Faculty Research 1990 - 1999

Title

Abnormal development and differentiation of macrophages and dendritic cells in viable motheaten mutant mice deficient in haematopoietic cell phosphatase.

Document Type

Article

Publication Date

1997

Keywords

Antigens-Ly: an, Cell-Differentiation, Dendritic-Cells: pa, Epidermis: pa, Flow-Cytometry, Immunoenzyme-Techniques, Immunologic-Deficiency-Syndromes: en, im, pa, Lymphoid-Tissue: pa, Macrophages: pa, Mice, Mice-Inbred-C57BL, Mice-Mutant-Strains, Protein-Tyrosine-Phosphatase: df, SUPPORT-NON-U-S-GOVT, SUPPORT-U-S-GOVT-P-H-S

JAX Source

Int J Exp Pathol 1997 Aug;78(4):245-57

Grant

CA20408/CA/NCI

Abstract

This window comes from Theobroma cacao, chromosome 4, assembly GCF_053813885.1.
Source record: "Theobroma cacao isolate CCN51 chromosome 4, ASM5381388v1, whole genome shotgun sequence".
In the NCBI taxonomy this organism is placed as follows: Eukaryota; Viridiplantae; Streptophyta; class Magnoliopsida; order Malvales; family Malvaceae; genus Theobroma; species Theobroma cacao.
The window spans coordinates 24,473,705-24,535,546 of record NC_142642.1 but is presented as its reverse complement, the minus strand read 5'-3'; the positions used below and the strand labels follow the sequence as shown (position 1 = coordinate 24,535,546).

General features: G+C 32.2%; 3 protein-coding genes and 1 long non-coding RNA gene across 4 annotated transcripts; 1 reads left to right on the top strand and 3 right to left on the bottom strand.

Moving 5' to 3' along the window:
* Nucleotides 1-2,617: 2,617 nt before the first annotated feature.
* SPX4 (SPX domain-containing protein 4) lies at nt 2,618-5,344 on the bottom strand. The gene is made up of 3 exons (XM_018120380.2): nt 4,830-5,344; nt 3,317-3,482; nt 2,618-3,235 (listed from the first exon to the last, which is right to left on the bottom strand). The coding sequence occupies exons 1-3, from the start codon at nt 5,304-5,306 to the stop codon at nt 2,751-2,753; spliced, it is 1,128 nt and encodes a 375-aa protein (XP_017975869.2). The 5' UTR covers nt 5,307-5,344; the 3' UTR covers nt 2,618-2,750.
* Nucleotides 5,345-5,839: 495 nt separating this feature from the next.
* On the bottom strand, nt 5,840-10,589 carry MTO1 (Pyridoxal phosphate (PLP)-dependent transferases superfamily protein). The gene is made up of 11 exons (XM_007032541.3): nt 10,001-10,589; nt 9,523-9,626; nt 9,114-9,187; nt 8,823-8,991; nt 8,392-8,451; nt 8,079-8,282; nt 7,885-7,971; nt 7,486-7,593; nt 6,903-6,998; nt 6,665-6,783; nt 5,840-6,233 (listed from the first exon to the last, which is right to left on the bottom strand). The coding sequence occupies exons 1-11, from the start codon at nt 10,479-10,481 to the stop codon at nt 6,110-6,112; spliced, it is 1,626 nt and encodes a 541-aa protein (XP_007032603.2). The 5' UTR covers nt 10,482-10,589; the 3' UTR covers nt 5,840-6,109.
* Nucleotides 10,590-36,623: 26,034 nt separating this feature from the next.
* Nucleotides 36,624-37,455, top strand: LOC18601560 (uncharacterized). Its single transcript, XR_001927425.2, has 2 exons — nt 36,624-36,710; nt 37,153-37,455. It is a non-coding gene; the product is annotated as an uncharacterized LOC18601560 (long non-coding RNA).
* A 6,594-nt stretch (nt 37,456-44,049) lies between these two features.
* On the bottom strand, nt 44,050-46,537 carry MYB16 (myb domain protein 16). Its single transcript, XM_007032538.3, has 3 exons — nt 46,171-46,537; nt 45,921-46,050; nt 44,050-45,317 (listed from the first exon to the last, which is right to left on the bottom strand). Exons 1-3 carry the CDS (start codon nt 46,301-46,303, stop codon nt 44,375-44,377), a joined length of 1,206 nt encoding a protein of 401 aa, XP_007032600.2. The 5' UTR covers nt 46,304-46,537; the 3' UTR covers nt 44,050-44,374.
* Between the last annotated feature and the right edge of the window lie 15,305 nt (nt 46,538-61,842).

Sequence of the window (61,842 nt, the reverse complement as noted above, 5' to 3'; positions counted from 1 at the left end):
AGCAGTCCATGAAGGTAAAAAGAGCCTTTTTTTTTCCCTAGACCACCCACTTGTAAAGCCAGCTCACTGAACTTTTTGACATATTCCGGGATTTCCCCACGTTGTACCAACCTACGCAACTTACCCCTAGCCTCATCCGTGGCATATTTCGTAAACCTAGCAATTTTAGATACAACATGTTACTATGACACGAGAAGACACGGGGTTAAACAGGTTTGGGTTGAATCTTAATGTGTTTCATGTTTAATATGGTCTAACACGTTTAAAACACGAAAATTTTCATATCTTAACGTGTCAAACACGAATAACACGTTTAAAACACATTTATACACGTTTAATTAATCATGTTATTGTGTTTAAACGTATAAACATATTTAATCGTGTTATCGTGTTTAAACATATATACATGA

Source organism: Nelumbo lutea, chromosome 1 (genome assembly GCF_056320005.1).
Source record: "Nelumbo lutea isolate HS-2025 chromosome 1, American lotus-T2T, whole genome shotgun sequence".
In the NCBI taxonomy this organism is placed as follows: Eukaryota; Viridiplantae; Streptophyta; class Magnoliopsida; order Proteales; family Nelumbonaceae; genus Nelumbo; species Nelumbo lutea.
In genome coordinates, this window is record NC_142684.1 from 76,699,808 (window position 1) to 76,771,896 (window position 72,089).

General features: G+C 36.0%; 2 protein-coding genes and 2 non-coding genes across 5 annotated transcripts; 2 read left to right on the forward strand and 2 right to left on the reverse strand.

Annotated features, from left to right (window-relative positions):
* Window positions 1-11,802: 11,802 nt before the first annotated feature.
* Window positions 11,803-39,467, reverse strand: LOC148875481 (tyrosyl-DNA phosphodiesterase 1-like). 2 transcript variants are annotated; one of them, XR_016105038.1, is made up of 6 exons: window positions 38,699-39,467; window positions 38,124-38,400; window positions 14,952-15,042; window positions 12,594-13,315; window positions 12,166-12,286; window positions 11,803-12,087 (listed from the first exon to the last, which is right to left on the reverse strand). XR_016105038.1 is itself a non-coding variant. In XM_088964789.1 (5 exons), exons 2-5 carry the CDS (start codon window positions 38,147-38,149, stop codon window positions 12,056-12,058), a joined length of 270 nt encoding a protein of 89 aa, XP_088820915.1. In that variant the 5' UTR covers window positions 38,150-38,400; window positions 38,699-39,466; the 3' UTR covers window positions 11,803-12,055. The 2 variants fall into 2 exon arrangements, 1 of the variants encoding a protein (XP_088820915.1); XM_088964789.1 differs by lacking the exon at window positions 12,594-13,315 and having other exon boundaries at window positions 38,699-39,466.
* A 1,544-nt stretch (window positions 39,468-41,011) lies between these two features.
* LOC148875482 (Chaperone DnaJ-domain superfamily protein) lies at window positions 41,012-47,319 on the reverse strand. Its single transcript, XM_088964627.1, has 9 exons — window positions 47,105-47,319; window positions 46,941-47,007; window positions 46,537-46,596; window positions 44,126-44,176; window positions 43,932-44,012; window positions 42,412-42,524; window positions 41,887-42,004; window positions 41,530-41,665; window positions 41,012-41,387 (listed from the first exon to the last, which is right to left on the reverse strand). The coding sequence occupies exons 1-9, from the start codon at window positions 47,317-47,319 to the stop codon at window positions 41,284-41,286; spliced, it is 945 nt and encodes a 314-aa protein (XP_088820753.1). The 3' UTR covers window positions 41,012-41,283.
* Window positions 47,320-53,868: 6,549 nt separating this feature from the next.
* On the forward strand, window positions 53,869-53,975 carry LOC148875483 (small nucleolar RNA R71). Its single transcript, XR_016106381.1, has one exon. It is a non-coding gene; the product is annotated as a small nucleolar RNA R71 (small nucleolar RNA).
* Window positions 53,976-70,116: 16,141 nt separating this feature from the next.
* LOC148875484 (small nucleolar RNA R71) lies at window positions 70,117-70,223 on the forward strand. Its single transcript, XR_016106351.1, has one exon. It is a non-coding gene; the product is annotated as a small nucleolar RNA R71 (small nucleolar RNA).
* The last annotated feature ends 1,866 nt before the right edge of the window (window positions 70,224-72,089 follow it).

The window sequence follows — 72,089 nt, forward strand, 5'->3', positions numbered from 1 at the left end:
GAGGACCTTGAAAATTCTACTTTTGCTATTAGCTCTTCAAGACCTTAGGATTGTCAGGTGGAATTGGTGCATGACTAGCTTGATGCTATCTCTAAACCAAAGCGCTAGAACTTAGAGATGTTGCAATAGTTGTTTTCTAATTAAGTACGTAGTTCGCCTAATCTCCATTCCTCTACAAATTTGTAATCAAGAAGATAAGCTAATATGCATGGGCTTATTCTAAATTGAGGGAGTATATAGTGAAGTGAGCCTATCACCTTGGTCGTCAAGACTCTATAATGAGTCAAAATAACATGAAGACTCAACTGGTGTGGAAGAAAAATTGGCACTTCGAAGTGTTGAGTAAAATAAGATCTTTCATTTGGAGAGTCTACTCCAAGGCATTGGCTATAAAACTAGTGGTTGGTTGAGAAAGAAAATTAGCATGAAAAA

In mice homozygous for the 'viable motheaten' (mev) mutation, numbers of macrophage progenitor cells, particularly monocytes, were markedly increased in the bone marrow and spleen. Increased mobilization of these precursor cells to peripheral tissues and their differentiation to macrophages were evidenced by striking increases in macrophage numbers. Immunohistochemical double staining of tissue sections and flow cytometry analyses of single cell suspensions from these mice demonstrated CD5 (Ly-1)-positive macrophages in the peritoneal cavity, spleen and other tissues. Ly-1-positive macrophage precursor cells were demonstrated in the peritoneal cavity of the mev mice and developed in the omental milky spots. The development of marginal metallophilic and marginal zone macrophages was poor in the splenic white pulp and related macrophage populations were absent in the other lymphoid tissues. The numbers of epidermal Langerhans cells in the skin and T cell-associated dendritic cells in the thymic medulla, lymph nodes, and the other peripheral lymphoid tissues were decreased. However, increased numbers of dendritic cells accumulated in the lungs, liver, and kidneys. These abnormalities in development and differentiation of macrophages and dendritic cells may be ascribed to the deficiency in haematopoietic cell SHP-1 tyrosine phosphatase or may be a secondary consequence of abnormal microenvironments, (either constitutive or in response to inflammatory stimuli) in the haematopoietic and lymphopoietic organs and tissues of these mice.

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